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Monthly Archives: January 2015

Calling grandparent methods in Java: you can not

In the article Fine points of protection I detailed how “protected” extends the “package private” access. There I wrote:

What you can do is

  • Override the method in the child class or
  • call the parents method using the keyword super.

And generally this is really all you can do with protected methods.

(Note that in this article I talk about methods and method calling, but the very similar statements can be said about fields, constructors.)

If you can call super.method() to access the parent’s method() even if the actual class has overridden it why can not you call super.super.method()?

The absolutely correct and short answer is: because Java language does not allow you to do that. (JVM does though, but you should not.) You can not directly access grandparent methods skipping parent methods. The interesting question is: Why?

The reason lies in object orientation principles. When you extend a class you extend the defined functionality of the class.

The fact that the parent class extends another class (the grandparent class) is part of the implementation that is none of the business of any other code outside of the class. This is the basic principle of encapsulation: advertise the defined functionality of a class to the outside world but keep the implementation private. There are secrets that you keep hidden even from your son. “Nicht vor dem Kind.”

Generally this is the reason. If you could access the grandparent directly you would create a dependency on the implementation of the father, and this would violate encapsulation.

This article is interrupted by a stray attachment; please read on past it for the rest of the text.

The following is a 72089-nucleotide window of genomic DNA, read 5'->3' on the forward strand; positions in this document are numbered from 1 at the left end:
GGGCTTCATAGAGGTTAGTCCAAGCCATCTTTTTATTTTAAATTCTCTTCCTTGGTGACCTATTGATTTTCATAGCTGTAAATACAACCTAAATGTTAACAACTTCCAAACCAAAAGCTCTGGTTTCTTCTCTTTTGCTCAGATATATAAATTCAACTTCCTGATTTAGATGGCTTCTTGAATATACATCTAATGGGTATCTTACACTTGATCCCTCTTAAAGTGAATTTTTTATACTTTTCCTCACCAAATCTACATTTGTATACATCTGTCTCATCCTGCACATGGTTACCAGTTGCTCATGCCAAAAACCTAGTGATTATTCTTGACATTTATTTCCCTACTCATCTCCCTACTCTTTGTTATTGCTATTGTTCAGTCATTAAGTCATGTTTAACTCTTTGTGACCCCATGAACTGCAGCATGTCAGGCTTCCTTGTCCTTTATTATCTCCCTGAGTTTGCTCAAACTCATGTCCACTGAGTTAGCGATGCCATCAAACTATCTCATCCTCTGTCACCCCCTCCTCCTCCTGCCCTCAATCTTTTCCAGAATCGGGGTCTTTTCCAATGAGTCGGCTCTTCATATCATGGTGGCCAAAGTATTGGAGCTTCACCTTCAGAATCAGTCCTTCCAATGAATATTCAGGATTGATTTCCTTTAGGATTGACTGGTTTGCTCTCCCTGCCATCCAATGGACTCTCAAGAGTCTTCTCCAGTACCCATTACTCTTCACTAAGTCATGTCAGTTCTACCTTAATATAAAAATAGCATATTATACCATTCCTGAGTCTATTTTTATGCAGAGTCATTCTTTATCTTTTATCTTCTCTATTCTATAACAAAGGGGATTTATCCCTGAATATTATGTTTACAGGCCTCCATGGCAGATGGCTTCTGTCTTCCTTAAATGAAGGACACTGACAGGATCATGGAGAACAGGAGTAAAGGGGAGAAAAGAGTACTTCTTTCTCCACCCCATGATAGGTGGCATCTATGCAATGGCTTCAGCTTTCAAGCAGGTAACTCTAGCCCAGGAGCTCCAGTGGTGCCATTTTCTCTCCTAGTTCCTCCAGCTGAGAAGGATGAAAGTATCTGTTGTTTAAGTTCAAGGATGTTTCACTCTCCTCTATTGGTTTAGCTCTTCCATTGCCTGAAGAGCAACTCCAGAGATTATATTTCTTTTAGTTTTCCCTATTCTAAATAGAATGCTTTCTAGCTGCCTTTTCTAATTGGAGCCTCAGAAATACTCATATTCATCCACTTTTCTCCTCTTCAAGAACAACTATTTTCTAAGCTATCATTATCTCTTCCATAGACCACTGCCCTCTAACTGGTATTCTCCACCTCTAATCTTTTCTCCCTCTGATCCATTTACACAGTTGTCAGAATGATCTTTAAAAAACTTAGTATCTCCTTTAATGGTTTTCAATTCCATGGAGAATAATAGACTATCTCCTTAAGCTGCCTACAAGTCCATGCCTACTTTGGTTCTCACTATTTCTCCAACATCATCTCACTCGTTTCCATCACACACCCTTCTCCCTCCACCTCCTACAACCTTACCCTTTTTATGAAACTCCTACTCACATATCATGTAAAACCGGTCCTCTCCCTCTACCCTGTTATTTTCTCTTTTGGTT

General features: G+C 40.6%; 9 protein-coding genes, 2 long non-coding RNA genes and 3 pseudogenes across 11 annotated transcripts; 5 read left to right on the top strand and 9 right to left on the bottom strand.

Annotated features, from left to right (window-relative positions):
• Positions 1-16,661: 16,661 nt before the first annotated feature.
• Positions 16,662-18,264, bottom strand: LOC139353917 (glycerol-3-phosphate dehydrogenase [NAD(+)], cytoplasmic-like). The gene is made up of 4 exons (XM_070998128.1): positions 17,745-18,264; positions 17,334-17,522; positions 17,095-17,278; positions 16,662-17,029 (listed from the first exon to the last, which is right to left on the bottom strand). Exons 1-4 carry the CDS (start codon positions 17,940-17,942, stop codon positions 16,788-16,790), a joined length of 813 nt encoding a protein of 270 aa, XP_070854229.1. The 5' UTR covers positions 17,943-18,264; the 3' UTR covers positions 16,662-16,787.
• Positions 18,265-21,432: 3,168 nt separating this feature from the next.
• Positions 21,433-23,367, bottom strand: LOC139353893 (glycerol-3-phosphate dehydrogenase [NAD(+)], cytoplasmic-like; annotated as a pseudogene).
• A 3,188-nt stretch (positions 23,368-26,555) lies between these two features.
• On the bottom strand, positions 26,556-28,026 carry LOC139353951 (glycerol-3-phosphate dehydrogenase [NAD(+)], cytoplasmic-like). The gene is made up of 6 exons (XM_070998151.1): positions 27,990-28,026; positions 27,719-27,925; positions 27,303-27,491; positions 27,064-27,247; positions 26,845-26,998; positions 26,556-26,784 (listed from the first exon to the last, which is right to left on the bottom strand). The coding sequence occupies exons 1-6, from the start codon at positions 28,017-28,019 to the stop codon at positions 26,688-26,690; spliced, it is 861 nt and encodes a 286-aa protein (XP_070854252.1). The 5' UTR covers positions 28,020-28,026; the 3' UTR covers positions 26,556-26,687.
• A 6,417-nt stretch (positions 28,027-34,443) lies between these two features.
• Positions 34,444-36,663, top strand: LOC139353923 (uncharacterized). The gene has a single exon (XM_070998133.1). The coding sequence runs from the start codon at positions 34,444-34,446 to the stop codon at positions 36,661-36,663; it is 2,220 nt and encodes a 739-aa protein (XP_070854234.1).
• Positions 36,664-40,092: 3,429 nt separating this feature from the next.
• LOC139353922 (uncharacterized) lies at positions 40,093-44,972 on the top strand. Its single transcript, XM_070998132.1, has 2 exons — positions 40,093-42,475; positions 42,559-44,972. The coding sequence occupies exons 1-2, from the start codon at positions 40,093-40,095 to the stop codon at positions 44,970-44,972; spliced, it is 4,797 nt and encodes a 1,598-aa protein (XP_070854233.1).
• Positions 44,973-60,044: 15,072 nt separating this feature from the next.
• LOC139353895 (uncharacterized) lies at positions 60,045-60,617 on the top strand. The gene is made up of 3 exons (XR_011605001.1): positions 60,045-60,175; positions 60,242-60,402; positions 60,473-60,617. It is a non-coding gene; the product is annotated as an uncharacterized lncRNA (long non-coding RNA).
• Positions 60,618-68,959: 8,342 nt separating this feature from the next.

Fine points of protection

In the article Some Sentences about Java I wrote that “Protected methods and fields can be used from
classes in the same package (so far the same as package private) and in addition to that it can be used from other classes that extend the class containing the protected field or method.”

Although the statement above is true it may not reveal the whole truth and I believe it deserves a new article.

When you have a private X (method, field, class, interface, constructor) in a class you can use that X from within the top level class. The use means, as described in the previous article, that X can be accessed in the instance “this” and in other instances so long as long the code accessing is in the same top level class where X is.

If you remove the private keyword in front of X then you extend the visibility to package level. You can use X inside the package the same way as you could use it before from within the class when it was private.

If we still go further one step and insert the keyword protected in front of X it will became visible from classes that extend the class where X is declared but can NOT be accessed the SAME WAY as private X from within the class or package private from within the same package. Since protected is extending the visibility of X from package private, protected X can still be used the same way within the package, but not the same way outside of it.

The difference is that you can only access a protected X in the code that is extending the functionality of X.

The above is not a precise definition. The Java Language Specification that I cite here in this blog many times details that in chapter 6.6.2 What can I say about that? Precise, complete but may not be easy or entertaining to read, which may also be true for this article, but since you are reading it I assume that you find it entertaining, educating or you have some very specific reason to read it.

While you are in the same package as the class declaring X you can access X on other instances. We can have some simple classes to demonstrate this. First of all we can have a root class that we will extend: